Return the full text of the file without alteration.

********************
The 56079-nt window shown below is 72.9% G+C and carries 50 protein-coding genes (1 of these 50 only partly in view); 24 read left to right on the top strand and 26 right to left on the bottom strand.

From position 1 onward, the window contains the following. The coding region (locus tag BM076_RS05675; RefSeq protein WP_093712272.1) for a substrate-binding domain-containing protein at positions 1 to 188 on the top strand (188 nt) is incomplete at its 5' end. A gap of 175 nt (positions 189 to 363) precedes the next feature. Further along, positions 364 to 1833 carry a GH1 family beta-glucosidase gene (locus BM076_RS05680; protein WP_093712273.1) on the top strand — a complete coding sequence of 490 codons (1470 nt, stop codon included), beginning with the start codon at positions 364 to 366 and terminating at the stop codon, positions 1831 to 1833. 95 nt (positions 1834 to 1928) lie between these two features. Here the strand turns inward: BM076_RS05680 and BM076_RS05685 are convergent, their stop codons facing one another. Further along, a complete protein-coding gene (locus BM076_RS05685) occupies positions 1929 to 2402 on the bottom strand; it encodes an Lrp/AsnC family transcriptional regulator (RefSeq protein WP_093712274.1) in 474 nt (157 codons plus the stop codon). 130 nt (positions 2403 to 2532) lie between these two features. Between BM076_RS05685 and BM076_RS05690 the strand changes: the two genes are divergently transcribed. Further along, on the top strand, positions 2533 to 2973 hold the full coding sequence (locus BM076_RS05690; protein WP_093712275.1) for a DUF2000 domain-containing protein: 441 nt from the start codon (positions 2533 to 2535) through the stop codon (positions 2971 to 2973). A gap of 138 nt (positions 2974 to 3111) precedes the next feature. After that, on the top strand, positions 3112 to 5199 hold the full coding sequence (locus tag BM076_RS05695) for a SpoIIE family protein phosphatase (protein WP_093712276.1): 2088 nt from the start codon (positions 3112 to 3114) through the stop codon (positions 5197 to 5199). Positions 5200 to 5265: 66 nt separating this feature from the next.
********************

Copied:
The 56079-nt window shown below is 72.9% G+C and carries 50 protein-coding genes (1 of these 50 only partly in view); 24 read left to right on the top strand and 26 right to left on the bottom strand.

From position 1 onward, the window contains the following. The coding region (locus tag BM076_RS05675; RefSeq protein WP_093712272.1) for a substrate-binding domain-containing protein at positions 1 to 188 on the top strand (188 nt) is incomplete at its 5' end. A gap of 175 nt (positions 189 to 363) precedes the next feature. Further along, positions 364 to 1833 carry a GH1 family beta-glucosidase gene (locus BM076_RS05680; protein WP_093712273.1) on the top strand — a complete coding sequence of 490 codons (1470 nt, stop codon included), beginning with the start codon at positions 364 to 366 and terminating at the stop codon, positions 1831 to 1833. 95 nt (positions 1834 to 1928) lie between these two features. Here the strand turns inward: BM076_RS05680 and BM076_RS05685 are convergent, their stop codons facing one another. Further along, a complete protein-coding gene (locus BM076_RS05685) occupies positions 1929 to 2402 on the bottom strand; it encodes an Lrp/AsnC family transcriptional regulator (RefSeq protein WP_093712274.1) in 474 nt (157 codons plus the stop codon). 130 nt (positions 2403 to 2532) lie between these two features. Between BM076_RS05685 and BM076_RS05690 the strand changes: the two genes are divergently transcribed. Further along, on the top strand, positions 2533 to 2973 hold the full coding sequence (locus BM076_RS05690; protein WP_093712275.1) for a DUF2000 domain-containing protein: 441 nt from the start codon (positions 2533 to 2535) through the stop codon (positions 2971 to 2973). A gap of 138 nt (positions 2974 to 3111) precedes the next feature. After that, on the top strand, positions 3112 to 5199 hold the full coding sequence (locus tag BM076_RS05695) for a SpoIIE family protein phosphatase (protein WP_093712276.1): 2088 nt from the start codon (positions 3112 to 3114) through the stop codon (positions 5197 to 5199). Positions 5200 to 5265: 66 nt separating this feature from the next.